In the heart of Hvar Island, in the lowlands underneath the highest island peak - St. Nikola / 626m - there lays the small village of Svirče. The legend says it got its name from the way the first settlers – shepherds from Vrbanj – arrived there.
They came while singing and playing music and they stayed for good. The word Svirče is a derivative of a word "svirati" meaning "to play music" in Croatian language. Today’s Svirče is a lively village of some 500 inhabitants with their specific life dynamics.
Lets start with the appearance of the place. The parish church of St. Mary Magdalene dominates the village; it is a rather unique church since none of the other churches on Hvar Island have a central dome and a floor plan. It was built on the grounds of an older 18th century church and next to the 19th century cemetery that today holds the status of a World Heritage Monument.
The church of Sv. Mary on the Pjaca (the main square in Svirče) was adopted from the village loggia in 1820. And in the Makjanić house you can find a very interesting collection of sculptures and reliefs in wood, done by the self-taught sculptor Josip Makjanić (1837-1929).
Old stone houses with their stone paved floors, paths and tiny bridges that connect them are especially charming. The nature around, numerous vineyards and olive groves, add even more to the rustic ambiance of this quiet village.
People from Svirče were growing vines, olives and lavender since their arrival. Nowadays, cultivation and processing of those crops has been brought to a whole new level since diligence and motivation of Svirče people is unbelievable. Some of the best wines are made in Svirče (PZ Svirče, Vina Carić, Vina Plančić) and excellent olive oil is made on the spot in modernized mill of Božić family. It would be such a pity to leave Svirče without treating yourself with those sumptuous flavors of local wines and olive oil.
When talking about Svirče in context of wine we mustn’t forget to mention Ivan Dolac and Sv. Nedjelja – two small places on the south side of the island that were inhabited by people from Svirče. Those places were almost the necessity at the time of their settling and ingenious Svirče people started building their leisure houses there so they didn’t have to travel far back home after a hard days work. There were no motor vehicles back then and the distance from the vineyards to the village was fairly large.
South side vineyards are on a very rugged terrain and the soil is far from easy to cultivate, but at the same time the abundance of sunshine year around does its magic. The results of that combination are the best wines you can get on the island, plavac mali variety wines, such as Ivan Dolac and Ivan Dolac barrique (P.Z. Svirče); Ivan Dolac (Vujnović); Zlatan Plavac Grand Cru (Plenković); Plavac Mali barrique (Tomić); Medvid and Medvjedica (Duboković); Plovac Ploški and Plovac Ploški barrique (Carić). These wines have won numerous awards worldwide.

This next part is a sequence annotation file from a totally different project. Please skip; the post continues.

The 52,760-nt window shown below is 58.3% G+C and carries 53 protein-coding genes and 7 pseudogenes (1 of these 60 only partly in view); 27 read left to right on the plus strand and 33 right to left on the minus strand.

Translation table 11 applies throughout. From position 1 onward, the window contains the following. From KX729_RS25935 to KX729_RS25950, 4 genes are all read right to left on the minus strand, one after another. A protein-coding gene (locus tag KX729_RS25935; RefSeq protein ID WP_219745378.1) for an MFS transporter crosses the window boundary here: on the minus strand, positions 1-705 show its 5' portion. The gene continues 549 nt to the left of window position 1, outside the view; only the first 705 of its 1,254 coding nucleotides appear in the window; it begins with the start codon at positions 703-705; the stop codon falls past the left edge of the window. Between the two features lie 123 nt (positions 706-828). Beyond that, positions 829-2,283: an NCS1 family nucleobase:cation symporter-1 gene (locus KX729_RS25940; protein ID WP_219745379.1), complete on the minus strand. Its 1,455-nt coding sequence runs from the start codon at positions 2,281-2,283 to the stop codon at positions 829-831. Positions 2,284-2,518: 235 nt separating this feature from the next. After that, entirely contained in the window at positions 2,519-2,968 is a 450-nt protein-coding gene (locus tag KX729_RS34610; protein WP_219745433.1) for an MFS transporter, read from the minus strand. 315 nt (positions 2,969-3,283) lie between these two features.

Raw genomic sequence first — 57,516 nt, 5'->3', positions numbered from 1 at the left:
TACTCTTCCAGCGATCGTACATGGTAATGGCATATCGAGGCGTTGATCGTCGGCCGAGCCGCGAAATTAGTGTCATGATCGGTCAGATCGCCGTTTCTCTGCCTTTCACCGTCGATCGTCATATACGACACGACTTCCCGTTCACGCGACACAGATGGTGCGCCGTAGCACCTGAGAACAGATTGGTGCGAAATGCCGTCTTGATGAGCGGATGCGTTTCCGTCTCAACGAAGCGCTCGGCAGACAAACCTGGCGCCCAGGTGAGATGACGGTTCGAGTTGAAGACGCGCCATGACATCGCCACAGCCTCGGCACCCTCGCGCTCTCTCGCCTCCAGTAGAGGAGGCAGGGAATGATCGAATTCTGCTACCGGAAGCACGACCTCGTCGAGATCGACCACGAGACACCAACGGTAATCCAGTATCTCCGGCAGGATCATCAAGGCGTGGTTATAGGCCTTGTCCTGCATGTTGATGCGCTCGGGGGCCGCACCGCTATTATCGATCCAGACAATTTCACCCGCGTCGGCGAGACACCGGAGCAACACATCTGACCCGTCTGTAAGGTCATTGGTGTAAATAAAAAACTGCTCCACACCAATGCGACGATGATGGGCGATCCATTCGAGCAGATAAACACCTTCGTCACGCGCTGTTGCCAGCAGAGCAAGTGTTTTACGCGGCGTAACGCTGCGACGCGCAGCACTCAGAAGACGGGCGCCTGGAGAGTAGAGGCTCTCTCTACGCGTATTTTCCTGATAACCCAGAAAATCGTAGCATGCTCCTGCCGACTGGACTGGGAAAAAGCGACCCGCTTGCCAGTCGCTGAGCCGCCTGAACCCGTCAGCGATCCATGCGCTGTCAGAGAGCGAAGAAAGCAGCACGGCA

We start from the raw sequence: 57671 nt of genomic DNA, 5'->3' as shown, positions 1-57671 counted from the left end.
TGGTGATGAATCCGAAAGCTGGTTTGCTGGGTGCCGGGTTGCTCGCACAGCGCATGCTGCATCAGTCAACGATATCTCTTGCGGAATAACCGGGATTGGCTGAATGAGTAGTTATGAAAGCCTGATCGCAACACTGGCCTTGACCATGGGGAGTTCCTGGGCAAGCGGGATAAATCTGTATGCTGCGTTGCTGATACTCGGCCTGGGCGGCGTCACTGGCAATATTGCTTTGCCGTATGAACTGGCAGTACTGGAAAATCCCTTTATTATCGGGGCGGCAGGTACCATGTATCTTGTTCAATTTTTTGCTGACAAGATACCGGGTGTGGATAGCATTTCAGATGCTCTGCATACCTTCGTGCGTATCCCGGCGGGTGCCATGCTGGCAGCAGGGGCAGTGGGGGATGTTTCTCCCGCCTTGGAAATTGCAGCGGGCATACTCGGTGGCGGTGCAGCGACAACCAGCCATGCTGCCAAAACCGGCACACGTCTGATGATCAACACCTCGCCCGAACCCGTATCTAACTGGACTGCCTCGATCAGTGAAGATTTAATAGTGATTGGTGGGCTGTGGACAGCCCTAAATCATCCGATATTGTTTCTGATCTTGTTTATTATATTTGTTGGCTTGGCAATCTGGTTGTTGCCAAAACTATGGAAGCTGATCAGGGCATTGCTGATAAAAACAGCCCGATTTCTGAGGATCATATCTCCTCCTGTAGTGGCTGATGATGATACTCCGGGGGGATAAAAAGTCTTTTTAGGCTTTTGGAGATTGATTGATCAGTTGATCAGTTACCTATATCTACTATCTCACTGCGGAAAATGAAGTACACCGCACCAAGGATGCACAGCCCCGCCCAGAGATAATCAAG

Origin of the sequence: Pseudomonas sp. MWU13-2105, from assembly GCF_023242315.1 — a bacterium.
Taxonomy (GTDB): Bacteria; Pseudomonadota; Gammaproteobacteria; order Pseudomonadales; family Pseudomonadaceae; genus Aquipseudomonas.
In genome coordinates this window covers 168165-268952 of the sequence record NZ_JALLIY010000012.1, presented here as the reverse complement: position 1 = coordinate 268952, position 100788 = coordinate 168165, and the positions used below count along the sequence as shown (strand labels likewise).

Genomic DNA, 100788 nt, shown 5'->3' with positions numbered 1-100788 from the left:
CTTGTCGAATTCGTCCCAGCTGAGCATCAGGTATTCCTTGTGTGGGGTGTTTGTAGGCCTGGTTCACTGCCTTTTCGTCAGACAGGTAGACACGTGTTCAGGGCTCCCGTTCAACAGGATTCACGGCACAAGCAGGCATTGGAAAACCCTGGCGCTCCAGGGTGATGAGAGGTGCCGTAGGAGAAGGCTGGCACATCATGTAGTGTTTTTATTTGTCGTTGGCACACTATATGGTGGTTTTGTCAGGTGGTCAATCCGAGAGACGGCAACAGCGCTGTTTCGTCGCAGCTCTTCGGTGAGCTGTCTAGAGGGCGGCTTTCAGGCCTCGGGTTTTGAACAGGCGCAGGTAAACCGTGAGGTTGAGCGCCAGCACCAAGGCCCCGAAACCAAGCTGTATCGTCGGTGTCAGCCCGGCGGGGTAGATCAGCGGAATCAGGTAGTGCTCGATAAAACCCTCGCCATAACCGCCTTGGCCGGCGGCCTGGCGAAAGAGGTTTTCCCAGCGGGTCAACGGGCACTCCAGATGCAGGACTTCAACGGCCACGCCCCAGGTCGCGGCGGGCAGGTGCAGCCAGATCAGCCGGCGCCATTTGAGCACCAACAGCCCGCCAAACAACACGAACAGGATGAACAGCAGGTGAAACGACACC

While Sv. Nedjelja became a separated village, Ivan Dolac is still a place where people from Svirče have their leisure houses. Tourism is an important branch of industry on the south side of the island so most inhabitants of Svirče split their time between Svirče and Ivan Dolac during warmer months of the year. That created a very relaxing and meditative atmosphere inside the village. In those times all you can hear is the sound of crickets or bicycle bells of curious cyclists trying out one of the most beautiful Adriatic bicycle routes that runs through Svirče.
A small grocery store where you can get basic supplies is located in the village as well as café-bar and a restaurant/pizza place called "Nona". If you are in a need of a bank, post office, pharmacy or a doctor’s office, you can find all that in towns close by. The closest major towns are Jelsa, Vrboska and Stari Grad (4-5 kilometers), and the town of Hvar is 25-minute drive away.
Svirče is the only place on the island where local population is not in decline. On the contrary, they live rather prosperous. The main reason for that is because young people from Svirče often return to their hometown once they finish schools. They come back so they can live and work in their village.